BLUFFTON - The stock market started booming in the mid-1950s, and so did investment clubs.
Dozens sprang up in northwest Ohio, and by the late 1950s there were at least 150.
Most are long gone, but the Boom or Bust Investment Club, started on the campus of what is now Bluffton University, just turned 50 years old.
During that half-century, the club has donated many thousands of dollars to the university and still controls assets of more than $180,000.
For the last 11 years, the group has been known as the Bluffton University Student Investment Club, and all the profits go to the university.
But students control the investment decisions and the way the proceeds are spent on educational programs.
"This was absolutely a great experience," said Laura Kirkendall, a senior in accounting and business administration who is president of the club and a past treasurer.
"There's a lot of study of stocks, and trading, and I have benefited from the knowledge and I was able to meet many people."
At a monthly meeting this week, the 15 or so members of the club - all volunteers who do not receive any compensation - learned that assets topped $180,000 in mid-March.
"We've done pretty well," said Ms. Kirkendall, who will begin a master's program at the University of Toledo this fall.
Not to be outdone by students, alumni of Bluffton started their own investment group, also for the benefit of the university, called ABC Investment Club in 1982. It donated $300,000 to Bluffton's endowment fund for scholarships in 2002 and kept $30,000 to start over. That $30,000 has grown to $65,000, said Donald Pannabecker, president of the club.
Both the student and alumni investment clubs help boost the 106-year-old Allen County institution that started out as Central Mennonite College in 1900. The school, near I-75 and midway between Findlay and Lima, became Bluffton College in 1914 and Bluffton University in 2004. It has about 1,200 students, in a town of 3,900, and is still affiliated with the Mennonite church.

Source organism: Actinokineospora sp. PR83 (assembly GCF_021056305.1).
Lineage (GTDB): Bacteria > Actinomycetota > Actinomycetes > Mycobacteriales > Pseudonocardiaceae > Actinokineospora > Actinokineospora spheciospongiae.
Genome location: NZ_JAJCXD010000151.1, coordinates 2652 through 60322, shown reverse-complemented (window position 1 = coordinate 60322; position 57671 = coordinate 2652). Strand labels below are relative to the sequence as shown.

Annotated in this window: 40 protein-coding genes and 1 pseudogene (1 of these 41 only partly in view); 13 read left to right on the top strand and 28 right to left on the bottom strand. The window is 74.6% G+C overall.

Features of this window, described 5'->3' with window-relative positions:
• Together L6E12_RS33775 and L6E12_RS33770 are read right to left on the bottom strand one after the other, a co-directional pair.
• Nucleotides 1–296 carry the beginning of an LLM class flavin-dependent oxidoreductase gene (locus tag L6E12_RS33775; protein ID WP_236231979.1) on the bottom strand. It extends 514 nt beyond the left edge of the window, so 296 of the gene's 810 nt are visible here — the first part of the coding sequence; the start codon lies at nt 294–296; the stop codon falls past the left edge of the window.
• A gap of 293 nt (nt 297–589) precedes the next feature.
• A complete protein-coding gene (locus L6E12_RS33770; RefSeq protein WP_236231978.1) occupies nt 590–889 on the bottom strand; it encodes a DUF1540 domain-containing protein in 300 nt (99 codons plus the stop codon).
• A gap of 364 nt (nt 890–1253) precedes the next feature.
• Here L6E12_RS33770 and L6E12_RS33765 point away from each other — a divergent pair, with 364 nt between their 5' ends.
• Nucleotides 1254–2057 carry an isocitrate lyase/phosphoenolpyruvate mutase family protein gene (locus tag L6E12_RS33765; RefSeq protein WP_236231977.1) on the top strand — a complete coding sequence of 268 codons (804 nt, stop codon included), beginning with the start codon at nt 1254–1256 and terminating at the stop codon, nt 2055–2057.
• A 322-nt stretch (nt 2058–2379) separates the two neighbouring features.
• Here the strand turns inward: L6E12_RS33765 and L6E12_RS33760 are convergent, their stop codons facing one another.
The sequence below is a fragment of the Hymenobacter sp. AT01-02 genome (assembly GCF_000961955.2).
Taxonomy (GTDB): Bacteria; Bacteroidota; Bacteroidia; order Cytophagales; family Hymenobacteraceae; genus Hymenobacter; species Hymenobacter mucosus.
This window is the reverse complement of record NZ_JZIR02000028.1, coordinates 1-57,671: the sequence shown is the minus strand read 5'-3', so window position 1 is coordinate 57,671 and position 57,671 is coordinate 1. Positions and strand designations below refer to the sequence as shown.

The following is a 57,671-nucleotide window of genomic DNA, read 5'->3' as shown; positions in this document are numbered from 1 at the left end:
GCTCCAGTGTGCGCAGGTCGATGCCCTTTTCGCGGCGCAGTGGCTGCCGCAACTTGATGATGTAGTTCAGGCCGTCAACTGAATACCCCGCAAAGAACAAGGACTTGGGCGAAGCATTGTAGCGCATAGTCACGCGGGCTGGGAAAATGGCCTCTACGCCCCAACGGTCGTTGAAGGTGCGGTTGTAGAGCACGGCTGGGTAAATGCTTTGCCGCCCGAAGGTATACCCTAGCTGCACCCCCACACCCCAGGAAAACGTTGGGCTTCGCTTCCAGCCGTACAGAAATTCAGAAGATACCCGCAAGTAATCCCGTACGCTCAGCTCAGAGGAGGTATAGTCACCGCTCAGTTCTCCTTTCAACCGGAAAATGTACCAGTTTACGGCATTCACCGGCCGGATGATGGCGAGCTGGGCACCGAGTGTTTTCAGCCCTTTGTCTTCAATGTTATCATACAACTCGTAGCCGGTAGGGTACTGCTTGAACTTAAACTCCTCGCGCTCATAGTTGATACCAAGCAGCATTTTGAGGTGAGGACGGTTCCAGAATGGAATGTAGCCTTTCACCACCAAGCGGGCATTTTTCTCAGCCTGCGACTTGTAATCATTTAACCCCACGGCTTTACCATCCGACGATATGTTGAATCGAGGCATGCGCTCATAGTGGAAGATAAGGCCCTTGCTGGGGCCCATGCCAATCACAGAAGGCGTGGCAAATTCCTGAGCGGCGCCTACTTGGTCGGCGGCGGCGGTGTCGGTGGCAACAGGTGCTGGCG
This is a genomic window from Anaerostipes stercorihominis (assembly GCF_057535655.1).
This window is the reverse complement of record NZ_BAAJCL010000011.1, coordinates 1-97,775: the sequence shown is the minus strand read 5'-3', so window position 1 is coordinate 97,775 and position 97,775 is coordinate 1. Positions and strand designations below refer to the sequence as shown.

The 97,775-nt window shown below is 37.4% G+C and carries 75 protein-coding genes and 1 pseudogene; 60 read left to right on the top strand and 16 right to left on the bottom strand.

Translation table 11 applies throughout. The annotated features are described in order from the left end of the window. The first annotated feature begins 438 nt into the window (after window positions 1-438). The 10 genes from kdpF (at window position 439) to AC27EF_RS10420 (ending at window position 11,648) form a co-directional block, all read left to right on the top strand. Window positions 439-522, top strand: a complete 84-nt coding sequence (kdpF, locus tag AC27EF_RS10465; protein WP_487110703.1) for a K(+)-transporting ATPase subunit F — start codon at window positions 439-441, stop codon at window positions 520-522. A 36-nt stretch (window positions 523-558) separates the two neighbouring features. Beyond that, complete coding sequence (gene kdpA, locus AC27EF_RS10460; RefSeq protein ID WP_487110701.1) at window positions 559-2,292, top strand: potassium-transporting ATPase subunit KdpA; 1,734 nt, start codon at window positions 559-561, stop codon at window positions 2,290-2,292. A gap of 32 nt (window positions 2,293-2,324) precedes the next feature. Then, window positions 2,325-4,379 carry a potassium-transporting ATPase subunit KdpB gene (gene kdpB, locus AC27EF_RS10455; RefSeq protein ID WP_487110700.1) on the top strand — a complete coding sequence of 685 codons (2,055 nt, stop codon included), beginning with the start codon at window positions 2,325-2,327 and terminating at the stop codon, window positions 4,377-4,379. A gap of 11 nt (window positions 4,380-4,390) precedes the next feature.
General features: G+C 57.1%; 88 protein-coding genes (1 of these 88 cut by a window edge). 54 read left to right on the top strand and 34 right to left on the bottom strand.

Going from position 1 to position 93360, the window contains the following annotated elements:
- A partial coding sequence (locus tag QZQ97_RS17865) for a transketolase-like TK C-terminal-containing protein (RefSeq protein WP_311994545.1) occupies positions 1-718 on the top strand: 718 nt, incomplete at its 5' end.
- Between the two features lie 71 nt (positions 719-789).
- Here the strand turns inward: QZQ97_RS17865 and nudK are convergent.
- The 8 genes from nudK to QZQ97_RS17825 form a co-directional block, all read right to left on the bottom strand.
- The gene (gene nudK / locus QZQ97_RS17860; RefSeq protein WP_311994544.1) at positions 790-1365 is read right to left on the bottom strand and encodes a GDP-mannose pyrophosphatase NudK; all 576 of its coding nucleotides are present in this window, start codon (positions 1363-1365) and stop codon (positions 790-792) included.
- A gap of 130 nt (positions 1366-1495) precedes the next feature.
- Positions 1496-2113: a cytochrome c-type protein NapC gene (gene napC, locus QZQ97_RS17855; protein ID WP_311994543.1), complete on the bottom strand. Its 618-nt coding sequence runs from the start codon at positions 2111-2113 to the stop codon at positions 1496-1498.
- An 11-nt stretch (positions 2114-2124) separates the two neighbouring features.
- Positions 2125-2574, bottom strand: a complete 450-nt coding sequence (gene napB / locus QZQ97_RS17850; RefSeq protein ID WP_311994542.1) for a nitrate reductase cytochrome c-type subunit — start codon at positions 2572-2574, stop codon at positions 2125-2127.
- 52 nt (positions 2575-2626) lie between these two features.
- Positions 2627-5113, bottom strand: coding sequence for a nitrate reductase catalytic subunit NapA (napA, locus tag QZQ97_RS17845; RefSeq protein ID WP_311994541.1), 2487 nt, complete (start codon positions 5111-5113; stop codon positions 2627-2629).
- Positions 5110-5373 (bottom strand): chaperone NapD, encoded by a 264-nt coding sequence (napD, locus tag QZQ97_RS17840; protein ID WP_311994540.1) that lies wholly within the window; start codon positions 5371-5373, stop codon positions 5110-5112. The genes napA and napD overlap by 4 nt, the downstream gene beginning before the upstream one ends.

Among its distinguished alumni are comedienne Phyllis Diller, TV personality Hugh Downs, and Elbert Dubenion, longtime Buffalo Bills pro football player.
Both investment clubs shun "sin stocks" such as alcohol, tobacco, and military or defense companies.
The student club was founded Feb. 21, 1956, when Howard Raid, then a business professor, bought seven shares in the club in an arrangement similar to purchasing shares in a mutual fund. He retired in 1979 and died in 2004, at the age of 91.
An estimated 300 students have participated in the club in the last five decades. In late 1994, the club changed its name and offered members the choice of taking their money or leaving it for university purposes. Many chose to give their money to the university.
Gary Schiefer, associate professor of business and now the club's adviser, said assets were about $50,000 in mid-1995 and have more than tripled since.
"Students make all the decisions," said Mr. Schiefer. "They're getting real-world experience."
Up to 5 percent of the assets each year, he explained, go to such things as field trips, recognition dinners, university equipment, and cash prizes for a student portfolio contest.
The club's portfolio usually has six to 12 stocks, Mr. Schiefer said. It now owns Lowe's Companies Inc.; Wendy's International Inc.; J.P. Morgan Chase & Co.; Honda Motor Co. Ltd., Dell Inc.; and Coca-Cola Co.
"We really believe in the buy-and-hold strategy," he said.
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